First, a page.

We were requested to send along any photographs we might have taken during the shoot, which would "help a great deal to relive some good memories." Sheepishly realizng that somehow I'd previously neglected to add such shots to the page, I quickly added them below.

Click on thumbnail for full image.
Behind the scenes for the student film short ''Drowned'' Behind the scenes for the student film short ''Drowned'' Behind the scenes for the student film short ''Drowned'' Behind the scenes for the student film short ''Drowned'' Behind the scenes for the student film short ''Drowned''
Behind the scenes for the student film short ''Drowned'' Behind the scenes for the student film short ''Drowned'' Behind the scenes for the student film short ''Drowned'' Behind the scenes for the student film short ''Drowned'' Behind the scenes for the student film short ''Drowned''

Tuesday April 10, 2012
New screening scheduled
Seven months since the shoot, I received an email from Marcio, that Drowned had been selected at the LA edition of the New York International Film Festival, and that Wednesday 11th there would a an opening event in Beverly Hills from 7pm to 11pm where the crew members of each short film are invited.
On Thursday 12th at 8pm the screening of Drowned would take place, for which tickets allegedly could be purchased in advance with some form of discount, its poorly designed website notwithstanding.
I learned that the short film has its own imdb entry now, and I also discovered that I was rather out of the loop of the film regarding news and updates, and that the film also had its own (abeit irritatingly FLASH intensive) website, complete with cast listing (where for the first time I uncovered that my character name had been changed from Edward to Robert, as well as somewhat needlessly clarifying who was the female lead, and Christi Lynch and I were "secondary"...), a production still of me on the site's gallery page, and the promise of an eventual trailer (plus a li'l artwork drawing of me in the corner).
Noting in a previous entry that there had been talk of a link Vimeo video, to date with which I'd also not been provided.
I replied, confirming should no bookings pop up, I would be in attendance both nights, clarifying as to the venues. The email spoke of Beverly Hills, presumably the free Wednesday night screening, as the ticket site declared the Thusday night of the festival would be at Raleigh Studios across from Paramount.
I also inquired as to the status of receiving my DVD copy, were I to attend the event evening/s.
Marcio replied in the early afternoon clarifying Wedneday would be at Raleigh, Thursday would be Beverly Hills. The website was a bit of a rush job, he explained, to accomodate film festival/s; he asked for a bio, so I provided him with my bio page. Marcio indicated he'd bring with him my copy of the DVD, and I let him know my plan was to attend both evening events, if no surprise booking/s came up.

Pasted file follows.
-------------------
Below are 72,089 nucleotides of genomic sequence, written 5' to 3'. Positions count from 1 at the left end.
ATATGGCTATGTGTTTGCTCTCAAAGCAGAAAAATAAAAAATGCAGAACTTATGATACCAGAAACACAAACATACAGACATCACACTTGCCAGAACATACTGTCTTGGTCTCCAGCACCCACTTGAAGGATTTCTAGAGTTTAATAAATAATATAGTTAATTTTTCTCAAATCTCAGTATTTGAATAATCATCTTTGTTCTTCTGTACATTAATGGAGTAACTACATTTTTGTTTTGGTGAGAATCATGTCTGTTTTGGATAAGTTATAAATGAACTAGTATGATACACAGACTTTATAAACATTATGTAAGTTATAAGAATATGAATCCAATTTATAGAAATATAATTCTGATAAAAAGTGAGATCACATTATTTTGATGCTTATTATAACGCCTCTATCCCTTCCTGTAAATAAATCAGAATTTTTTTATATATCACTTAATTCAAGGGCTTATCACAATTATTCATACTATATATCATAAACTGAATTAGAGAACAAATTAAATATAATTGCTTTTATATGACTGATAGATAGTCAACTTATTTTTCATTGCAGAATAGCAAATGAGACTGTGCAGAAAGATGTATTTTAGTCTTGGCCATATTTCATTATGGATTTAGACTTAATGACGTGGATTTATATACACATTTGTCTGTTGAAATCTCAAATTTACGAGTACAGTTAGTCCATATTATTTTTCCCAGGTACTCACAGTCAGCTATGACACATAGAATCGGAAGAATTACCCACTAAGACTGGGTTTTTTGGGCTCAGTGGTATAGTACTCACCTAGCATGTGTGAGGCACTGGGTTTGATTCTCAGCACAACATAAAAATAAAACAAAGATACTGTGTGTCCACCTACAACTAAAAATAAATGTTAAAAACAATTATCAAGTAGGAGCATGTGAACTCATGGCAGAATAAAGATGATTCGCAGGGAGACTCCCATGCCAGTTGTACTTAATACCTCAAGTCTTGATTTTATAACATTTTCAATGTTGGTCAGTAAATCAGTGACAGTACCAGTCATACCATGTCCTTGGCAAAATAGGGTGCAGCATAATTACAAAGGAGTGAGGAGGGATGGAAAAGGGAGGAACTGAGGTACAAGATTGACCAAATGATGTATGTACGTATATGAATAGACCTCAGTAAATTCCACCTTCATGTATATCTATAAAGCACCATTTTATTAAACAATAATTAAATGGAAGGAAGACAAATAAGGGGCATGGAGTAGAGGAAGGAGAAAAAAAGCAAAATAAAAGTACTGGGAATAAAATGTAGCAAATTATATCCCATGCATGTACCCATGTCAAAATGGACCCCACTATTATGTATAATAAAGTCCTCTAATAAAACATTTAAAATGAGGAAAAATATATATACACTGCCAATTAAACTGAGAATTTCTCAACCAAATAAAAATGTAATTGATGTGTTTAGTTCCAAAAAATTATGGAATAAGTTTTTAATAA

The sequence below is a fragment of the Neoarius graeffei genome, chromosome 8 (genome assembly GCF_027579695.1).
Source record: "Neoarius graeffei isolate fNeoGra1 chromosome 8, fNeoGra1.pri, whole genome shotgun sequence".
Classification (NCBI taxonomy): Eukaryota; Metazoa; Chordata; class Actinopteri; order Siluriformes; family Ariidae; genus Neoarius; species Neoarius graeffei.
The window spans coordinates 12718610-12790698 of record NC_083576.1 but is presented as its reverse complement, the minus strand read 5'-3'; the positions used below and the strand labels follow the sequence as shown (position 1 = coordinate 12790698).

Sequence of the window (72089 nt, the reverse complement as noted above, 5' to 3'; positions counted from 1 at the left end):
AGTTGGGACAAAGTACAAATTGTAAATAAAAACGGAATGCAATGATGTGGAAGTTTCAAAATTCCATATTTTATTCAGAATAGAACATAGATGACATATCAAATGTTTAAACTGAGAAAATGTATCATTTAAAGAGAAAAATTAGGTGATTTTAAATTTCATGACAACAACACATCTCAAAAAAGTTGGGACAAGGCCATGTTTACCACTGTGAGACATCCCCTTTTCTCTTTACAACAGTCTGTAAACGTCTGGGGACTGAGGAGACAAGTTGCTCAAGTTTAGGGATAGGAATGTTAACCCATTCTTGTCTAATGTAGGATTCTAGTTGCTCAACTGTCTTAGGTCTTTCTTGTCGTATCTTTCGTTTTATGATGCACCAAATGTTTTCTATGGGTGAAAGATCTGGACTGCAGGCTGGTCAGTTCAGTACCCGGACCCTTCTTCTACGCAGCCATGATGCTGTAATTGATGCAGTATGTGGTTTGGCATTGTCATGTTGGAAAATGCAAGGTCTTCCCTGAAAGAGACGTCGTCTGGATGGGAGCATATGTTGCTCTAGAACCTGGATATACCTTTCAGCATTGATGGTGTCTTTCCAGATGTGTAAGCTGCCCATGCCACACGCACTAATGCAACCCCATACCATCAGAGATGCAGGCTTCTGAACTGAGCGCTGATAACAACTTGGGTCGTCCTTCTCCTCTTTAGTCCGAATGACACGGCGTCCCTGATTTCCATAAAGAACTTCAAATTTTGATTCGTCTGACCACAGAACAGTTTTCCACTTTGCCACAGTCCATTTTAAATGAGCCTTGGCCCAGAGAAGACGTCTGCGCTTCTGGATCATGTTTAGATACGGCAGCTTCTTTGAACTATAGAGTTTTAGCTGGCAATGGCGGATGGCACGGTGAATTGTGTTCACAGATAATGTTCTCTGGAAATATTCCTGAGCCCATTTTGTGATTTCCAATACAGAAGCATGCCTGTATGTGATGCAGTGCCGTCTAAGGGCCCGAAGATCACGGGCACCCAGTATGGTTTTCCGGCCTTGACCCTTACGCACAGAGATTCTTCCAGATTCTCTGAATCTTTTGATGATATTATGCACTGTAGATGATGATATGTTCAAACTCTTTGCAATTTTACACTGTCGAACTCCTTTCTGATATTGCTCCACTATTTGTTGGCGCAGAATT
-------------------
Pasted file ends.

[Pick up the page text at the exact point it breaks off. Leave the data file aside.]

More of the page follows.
Little did I know, or remember anyway, how much the Universe lives for Irony.
I attended a screening that evening of The Cabin in the Woods, on queue for which my calling service notified me that through Rich King I had been booked for the next day on the feature comedy Get A Job, meaning there was now a 99% chance I would not be wrapped in time for the Wednesday evening screening. I let Marcio know, and that I would hope I can make it to the Thursday event I'd planned on attending "anyway."

Thursday April 12, 2012
Upcoming film festival screenings and this night's Beverly Hills New York Film Festival
With the previous day's shoot having me miss the free screening (we were signed out at 10:30pm), I at least had the film festival screening tonight, albeit having to pay for it. There was talk of advance tickets having a discount, but it turned out to be a bait-and-switch scam: the $15.00 ticket price was "reduced" to $12.00 online, but to acquire them, they tagged on a $3.75 "service" fee, making the "discounted advance purcase" almost a full dollar higher than the actual ticket price.
Being "too old a fish to be caught in such a net" (to lift a quote from one of my top favourite Doctor Who stories), I chose to risk tickets being available at the door.
Marcio also emailed us with updated information, about the next big event: that Drowned had also been selected at the Newport Beach Film Festival in Orange County between April 26th and May 3rd.
Drowned would be screened on May 3rd at 4pm at the Triangle Square Cinemas 1 (1870 Harbor Boulevard in Costa Mesa), in the block of shorts called "What She Did for Short," and the twelve dollar tickets would be able to be purchased in advance.
As generally is the case with such film festivals, certainly Newport Beach, it is all but impossible to obtain from their website any actual specific information on any films being screened that aren't the big tent-pole projects. If the film makers do not promote their own short subjects and/or features... it's highly likely the film won't have much in the way of attendence.
I also noticed that April 26th at the Newport Beach festival they would be premiering Jewtopia, a feature film comedy on which I worked, though with a $125 opening-night ticket price, I felt it might be more financially prudent to await its release in theatres.